Top 10 Ways to Cut Back on Sugar
Ever tried to cut back- or even eliminate- sugar? It’s not so easy.
Nature gave us a sweet tooth for a reason- and it wasn’t just to frustrate our diet efforts!
We humans – unlike other animals- don’t make our own vitamin C. Vitamin C is most abundant in fruits. So nature gave us taste buds that would make these relatively sweet tasting foods desirable.
Unfortunately the whole system has become deregulated since just about everything you buy now has sugar in it, and there’s a huge disconnect between the purpose of our original wiring- to make sure we got enough vitamin C- and the way that wiring is used today (to make sure we get enough Krispy Kreme donuts!)
Giving up- or cutting back- on sugar is no picnic. But the rewards are tremendous. Eliminating (or even reducing) sugar can benefit your health in more ways than you can imagine.
Here’s a list of my Top Ten Ways to Start Reducing Sugar, taken directly from page 126 of the http://dietbootcampsystem.com workbook:
- Don’t add it to foods. This is the easiest and most basic way to immediately reduce the amount of sugar you’re eating. Biggest targets: cereal, coffee and tea.
- Don’t be fooled by “healthy sugar” disguises. Brown sugar, turbinado sugar, raw sugar … it’s all pretty much the same thing as far as your body is concerned.
- Make a real effort to reduce or eliminate processed carbohydrates. Most processed carbs — breads, bagels, most pastas and snacks — are loaded with flour and other ingredients that convert to sugar in the body almost as fast as pure glucose. That sugar gets stored as triglycerides, which is a fancy way of saying fat.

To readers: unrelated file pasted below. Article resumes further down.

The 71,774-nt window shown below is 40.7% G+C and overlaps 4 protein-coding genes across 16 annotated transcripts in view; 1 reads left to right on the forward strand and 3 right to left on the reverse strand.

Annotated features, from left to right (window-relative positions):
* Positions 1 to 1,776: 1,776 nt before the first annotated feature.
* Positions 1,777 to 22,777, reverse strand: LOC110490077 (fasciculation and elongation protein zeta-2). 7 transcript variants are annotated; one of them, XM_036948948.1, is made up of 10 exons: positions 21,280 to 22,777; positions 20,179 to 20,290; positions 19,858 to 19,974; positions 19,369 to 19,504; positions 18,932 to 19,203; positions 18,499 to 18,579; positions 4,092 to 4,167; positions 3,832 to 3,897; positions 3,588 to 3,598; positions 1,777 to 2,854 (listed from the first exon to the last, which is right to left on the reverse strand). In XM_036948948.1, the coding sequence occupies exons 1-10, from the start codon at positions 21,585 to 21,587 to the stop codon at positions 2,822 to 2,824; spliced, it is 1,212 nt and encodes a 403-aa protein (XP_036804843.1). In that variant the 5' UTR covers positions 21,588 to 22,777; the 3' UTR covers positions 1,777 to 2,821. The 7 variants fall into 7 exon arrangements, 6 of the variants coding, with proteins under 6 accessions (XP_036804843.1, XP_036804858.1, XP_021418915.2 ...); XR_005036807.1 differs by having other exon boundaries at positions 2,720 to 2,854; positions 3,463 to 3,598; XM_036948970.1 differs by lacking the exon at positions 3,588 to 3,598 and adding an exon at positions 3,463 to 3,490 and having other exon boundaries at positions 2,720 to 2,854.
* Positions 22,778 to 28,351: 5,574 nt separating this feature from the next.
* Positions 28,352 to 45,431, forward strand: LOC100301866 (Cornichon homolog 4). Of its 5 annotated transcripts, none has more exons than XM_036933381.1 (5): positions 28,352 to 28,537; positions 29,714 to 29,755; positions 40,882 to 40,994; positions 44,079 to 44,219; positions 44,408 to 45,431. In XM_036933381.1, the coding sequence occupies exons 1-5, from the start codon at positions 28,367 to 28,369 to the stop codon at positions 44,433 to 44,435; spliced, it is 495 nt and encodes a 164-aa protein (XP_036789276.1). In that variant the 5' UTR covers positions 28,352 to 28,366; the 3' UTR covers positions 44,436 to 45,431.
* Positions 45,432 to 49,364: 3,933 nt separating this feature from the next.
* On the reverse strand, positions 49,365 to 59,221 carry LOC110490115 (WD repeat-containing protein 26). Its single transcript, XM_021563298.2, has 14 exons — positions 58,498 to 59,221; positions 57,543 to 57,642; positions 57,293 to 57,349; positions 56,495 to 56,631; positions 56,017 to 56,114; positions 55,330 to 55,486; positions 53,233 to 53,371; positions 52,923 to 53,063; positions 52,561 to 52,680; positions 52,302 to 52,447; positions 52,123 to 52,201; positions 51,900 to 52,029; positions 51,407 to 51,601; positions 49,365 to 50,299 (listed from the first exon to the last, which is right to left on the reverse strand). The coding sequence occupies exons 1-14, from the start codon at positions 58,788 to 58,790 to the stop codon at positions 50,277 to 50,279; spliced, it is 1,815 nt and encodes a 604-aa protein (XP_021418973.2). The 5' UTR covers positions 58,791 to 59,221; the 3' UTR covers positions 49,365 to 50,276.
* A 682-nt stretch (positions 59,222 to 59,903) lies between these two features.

- Watch out for “fat-free” snacks. One of the biggest myths is that if a food is fat-free it doesn’t make you fat. Fat-free doesn’t mean calorie-free, and most fat-free snacks are loaded with sugar.
- Shop for color. The more your grocery basket looks like a cornucopia of color, the better. It usually means you’re getting more fresh vegetables and low-glycemic fruits such as berries and cherries.
- Become a food detective. This tip is from the wonderful author and nutritionist Anne Louise Gittleman, who adds, “To reduce sugar, you have to know where it is first.” Start reading labels.
- Beware of artificial sweeteners. Unfortunately, they can increase cravings for sugar and carbohydrates. They can also deplete the body’s stores of chromium, a nutrient crucial for blood-sugar metabolism.
- Do the math. Look at the label where it says “total sugars” and divide the number of grams by four. That’s the number of teaspoons of sugar you are ingesting. This exercise alone should scare the pants off you.
- Limit fruit. (Notice I didn’t say “eliminate.”) Fruit has sugar, but it also has fiber and good nutrients. Just don’t overdo it. For weight-loss purposes, keep it to two servings a day and try to make most of them low-glycemic (grapefruit, apples, berries)
- Eliminate fruit juice. It’s a pure sugar hit with none of the fiber and less of the nutrients that are found in the fruit itself.